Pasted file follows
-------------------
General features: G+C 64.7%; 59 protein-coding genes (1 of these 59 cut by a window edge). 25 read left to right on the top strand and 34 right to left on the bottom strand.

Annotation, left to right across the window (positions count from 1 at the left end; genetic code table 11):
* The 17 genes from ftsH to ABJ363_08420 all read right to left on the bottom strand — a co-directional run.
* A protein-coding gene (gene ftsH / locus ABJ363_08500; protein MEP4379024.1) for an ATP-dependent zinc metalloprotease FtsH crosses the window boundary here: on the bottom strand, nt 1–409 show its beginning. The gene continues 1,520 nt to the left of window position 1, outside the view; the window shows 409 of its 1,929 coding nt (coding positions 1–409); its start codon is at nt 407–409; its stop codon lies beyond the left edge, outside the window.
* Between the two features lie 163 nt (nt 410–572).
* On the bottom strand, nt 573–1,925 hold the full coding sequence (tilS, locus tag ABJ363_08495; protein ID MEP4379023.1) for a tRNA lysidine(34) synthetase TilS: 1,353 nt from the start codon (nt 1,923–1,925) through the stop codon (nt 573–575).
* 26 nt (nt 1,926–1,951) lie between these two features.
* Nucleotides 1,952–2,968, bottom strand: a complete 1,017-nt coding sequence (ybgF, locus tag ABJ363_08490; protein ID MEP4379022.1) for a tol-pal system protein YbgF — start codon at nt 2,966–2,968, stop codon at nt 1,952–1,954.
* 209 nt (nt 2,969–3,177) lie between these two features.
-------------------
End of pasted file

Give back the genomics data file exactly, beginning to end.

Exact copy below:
General features: G+C 64.7%; 59 protein-coding genes (1 of these 59 cut by a window edge). 25 read left to right on the top strand and 34 right to left on the bottom strand.

Annotation, left to right across the window (positions count from 1 at the left end; genetic code table 11):
* The 17 genes from ftsH to ABJ363_08420 all read right to left on the bottom strand — a co-directional run.
* A protein-coding gene (gene ftsH / locus ABJ363_08500; protein MEP4379024.1) for an ATP-dependent zinc metalloprotease FtsH crosses the window boundary here: on the bottom strand, nt 1–409 show its beginning. The gene continues 1,520 nt to the left of window position 1, outside the view; the window shows 409 of its 1,929 coding nt (coding positions 1–409); its start codon is at nt 407–409; its stop codon lies beyond the left edge, outside the window.
* Between the two features lie 163 nt (nt 410–572).
* On the bottom strand, nt 573–1,925 hold the full coding sequence (tilS, locus tag ABJ363_08495; protein ID MEP4379023.1) for a tRNA lysidine(34) synthetase TilS: 1,353 nt from the start codon (nt 1,923–1,925) through the stop codon (nt 573–575).
* 26 nt (nt 1,926–1,951) lie between these two features.
* Nucleotides 1,952–2,968, bottom strand: a complete 1,017-nt coding sequence (ybgF, locus tag ABJ363_08490; protein ID MEP4379022.1) for a tol-pal system protein YbgF — start codon at nt 2,966–2,968, stop codon at nt 1,952–1,954.
* 209 nt (nt 2,969–3,177) lie between these two features.